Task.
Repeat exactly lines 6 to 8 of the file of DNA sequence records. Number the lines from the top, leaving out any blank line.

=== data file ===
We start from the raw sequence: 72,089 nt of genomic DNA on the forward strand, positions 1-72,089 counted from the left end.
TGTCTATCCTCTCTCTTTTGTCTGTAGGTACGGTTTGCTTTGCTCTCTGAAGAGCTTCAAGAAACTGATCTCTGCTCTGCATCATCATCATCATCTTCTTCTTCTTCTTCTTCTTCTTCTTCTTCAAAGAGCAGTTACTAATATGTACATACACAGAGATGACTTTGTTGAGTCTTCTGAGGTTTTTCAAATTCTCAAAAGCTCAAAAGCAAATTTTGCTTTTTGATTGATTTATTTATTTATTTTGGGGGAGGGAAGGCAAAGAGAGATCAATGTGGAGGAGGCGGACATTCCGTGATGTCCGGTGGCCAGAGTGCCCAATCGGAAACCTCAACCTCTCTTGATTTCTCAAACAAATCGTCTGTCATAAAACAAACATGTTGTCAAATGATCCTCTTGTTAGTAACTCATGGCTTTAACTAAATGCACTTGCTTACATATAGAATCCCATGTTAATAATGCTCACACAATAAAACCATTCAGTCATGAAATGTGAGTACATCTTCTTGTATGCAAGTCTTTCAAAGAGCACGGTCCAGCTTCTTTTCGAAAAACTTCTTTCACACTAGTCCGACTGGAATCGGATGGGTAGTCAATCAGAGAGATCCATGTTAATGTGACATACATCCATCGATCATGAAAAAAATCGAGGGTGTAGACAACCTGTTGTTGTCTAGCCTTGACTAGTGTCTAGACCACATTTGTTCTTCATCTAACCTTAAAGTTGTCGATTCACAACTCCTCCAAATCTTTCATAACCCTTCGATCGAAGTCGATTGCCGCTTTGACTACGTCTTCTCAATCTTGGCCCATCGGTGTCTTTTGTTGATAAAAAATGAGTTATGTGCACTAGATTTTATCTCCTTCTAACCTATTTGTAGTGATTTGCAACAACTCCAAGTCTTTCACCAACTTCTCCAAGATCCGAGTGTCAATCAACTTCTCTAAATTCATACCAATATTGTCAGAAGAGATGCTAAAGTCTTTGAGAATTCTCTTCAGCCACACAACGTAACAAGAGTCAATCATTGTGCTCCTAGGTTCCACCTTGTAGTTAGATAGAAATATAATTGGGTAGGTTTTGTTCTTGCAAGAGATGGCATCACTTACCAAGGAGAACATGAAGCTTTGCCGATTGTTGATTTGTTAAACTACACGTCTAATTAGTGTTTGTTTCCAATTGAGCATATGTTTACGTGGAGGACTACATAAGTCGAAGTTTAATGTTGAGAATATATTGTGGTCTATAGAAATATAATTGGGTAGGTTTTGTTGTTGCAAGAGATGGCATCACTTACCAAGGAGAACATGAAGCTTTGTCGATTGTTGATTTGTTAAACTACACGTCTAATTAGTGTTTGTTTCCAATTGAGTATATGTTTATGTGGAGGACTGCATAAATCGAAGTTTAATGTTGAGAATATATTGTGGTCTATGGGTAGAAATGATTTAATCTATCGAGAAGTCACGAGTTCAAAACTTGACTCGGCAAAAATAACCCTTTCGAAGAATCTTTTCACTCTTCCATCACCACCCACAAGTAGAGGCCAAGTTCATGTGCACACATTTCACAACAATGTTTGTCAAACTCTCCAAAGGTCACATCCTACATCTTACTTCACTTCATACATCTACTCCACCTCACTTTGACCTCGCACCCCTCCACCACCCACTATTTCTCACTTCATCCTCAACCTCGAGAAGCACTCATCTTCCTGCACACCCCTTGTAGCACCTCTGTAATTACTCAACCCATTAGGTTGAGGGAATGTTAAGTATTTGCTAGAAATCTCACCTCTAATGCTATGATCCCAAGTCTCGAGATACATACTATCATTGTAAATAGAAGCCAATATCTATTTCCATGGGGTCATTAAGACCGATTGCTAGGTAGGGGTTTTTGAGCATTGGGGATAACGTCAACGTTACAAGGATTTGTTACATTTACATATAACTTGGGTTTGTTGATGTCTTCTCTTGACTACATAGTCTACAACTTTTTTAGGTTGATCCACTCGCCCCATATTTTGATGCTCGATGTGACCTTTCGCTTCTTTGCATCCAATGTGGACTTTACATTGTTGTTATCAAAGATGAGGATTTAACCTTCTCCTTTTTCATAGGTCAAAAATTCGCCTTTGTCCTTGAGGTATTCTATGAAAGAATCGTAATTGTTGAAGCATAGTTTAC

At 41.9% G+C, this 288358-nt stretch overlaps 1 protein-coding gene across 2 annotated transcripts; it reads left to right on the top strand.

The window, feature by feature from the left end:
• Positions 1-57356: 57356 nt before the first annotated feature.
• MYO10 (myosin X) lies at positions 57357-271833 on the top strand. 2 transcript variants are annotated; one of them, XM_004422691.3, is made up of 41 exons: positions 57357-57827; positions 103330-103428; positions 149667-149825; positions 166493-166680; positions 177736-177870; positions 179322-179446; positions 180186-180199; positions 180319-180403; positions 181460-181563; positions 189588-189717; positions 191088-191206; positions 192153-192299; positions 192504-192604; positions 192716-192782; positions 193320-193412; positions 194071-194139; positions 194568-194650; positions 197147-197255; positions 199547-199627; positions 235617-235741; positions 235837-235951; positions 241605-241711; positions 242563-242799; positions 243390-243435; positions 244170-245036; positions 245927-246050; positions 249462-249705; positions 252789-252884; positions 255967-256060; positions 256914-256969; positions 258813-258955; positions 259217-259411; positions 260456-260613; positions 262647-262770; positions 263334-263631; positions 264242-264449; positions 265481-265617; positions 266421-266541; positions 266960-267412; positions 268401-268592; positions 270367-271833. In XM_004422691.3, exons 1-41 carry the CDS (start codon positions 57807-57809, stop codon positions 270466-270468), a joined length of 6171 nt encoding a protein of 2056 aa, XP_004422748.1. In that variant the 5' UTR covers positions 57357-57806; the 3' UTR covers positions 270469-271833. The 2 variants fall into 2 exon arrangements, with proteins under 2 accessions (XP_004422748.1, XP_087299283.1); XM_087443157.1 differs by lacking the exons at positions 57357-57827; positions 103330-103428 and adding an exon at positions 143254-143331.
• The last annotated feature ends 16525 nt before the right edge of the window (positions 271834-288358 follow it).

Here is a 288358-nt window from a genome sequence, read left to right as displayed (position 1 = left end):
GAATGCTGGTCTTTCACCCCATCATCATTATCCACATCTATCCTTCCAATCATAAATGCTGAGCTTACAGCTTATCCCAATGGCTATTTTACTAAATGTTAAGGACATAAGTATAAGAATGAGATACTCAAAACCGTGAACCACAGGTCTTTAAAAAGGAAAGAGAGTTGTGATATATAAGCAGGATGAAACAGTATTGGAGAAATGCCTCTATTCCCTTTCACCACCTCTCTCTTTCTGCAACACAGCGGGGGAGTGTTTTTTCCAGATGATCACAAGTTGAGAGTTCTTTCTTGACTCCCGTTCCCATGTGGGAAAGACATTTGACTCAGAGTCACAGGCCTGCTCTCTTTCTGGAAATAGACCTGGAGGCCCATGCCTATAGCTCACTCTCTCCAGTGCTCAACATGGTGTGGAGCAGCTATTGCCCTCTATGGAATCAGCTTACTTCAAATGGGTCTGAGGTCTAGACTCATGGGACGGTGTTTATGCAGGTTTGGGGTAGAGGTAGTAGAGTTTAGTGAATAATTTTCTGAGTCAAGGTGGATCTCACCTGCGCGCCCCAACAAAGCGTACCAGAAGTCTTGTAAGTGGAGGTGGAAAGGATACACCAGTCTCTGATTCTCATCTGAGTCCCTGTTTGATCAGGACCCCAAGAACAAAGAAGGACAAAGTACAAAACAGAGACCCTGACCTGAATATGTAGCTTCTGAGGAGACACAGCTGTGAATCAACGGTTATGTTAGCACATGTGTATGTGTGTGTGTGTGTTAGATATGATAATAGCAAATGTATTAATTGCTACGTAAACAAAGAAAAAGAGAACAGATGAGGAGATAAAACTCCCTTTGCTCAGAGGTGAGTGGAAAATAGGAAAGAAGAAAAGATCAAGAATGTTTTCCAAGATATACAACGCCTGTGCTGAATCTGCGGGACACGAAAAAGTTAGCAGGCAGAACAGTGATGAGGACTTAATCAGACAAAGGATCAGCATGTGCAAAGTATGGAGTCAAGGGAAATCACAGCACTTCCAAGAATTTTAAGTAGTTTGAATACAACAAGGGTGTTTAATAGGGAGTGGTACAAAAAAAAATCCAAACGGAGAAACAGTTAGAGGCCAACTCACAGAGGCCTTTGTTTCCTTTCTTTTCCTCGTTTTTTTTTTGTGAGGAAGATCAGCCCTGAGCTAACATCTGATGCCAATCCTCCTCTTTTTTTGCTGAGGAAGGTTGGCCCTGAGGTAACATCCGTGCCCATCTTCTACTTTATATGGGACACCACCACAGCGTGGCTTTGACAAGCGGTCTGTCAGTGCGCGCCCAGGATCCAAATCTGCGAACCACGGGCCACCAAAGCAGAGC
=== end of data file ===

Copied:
• MYO10 (myosin X) lies at positions 57357-271833 on the top strand. 2 transcript variants are annotated; one of them, XM_004422691.3, is made up of 41 exons: positions 57357-57827; positions 103330-103428; positions 149667-149825; positions 166493-166680; positions 177736-177870; positions 179322-179446; positions 180186-180199; positions 180319-180403; positions 181460-181563; positions 189588-189717; positions 191088-191206; positions 192153-192299; positions 192504-192604; positions 192716-192782; positions 193320-193412; positions 194071-194139; positions 194568-194650; positions 197147-197255; positions 199547-199627; positions 235617-235741; positions 235837-235951; positions 241605-241711; positions 242563-242799; positions 243390-243435; positions 244170-245036; positions 245927-246050; positions 249462-249705; positions 252789-252884; positions 255967-256060; positions 256914-256969; positions 258813-258955; positions 259217-259411; positions 260456-260613; positions 262647-262770; positions 263334-263631; positions 264242-264449; positions 265481-265617; positions 266421-266541; positions 266960-267412; positions 268401-268592; positions 270367-271833. In XM_004422691.3, exons 1-41 carry the CDS (start codon positions 57807-57809, stop codon positions 270466-270468), a joined length of 6171 nt encoding a protein of 2056 aa, XP_004422748.1. In that variant the 5' UTR covers positions 57357-57806; the 3' UTR covers positions 270469-271833. The 2 variants fall into 2 exon arrangements, with proteins under 2 accessions (XP_004422748.1, XP_087299283.1); XM_087443157.1 differs by lacking the exons at positions 57357-57827; positions 103330-103428 and adding an exon at positions 143254-143331.
• The last annotated feature ends 16525 nt before the right edge of the window (positions 271834-288358 follow it).

Here is a 288358-nt window from a genome sequence, read left to right as displayed (position 1 = left end):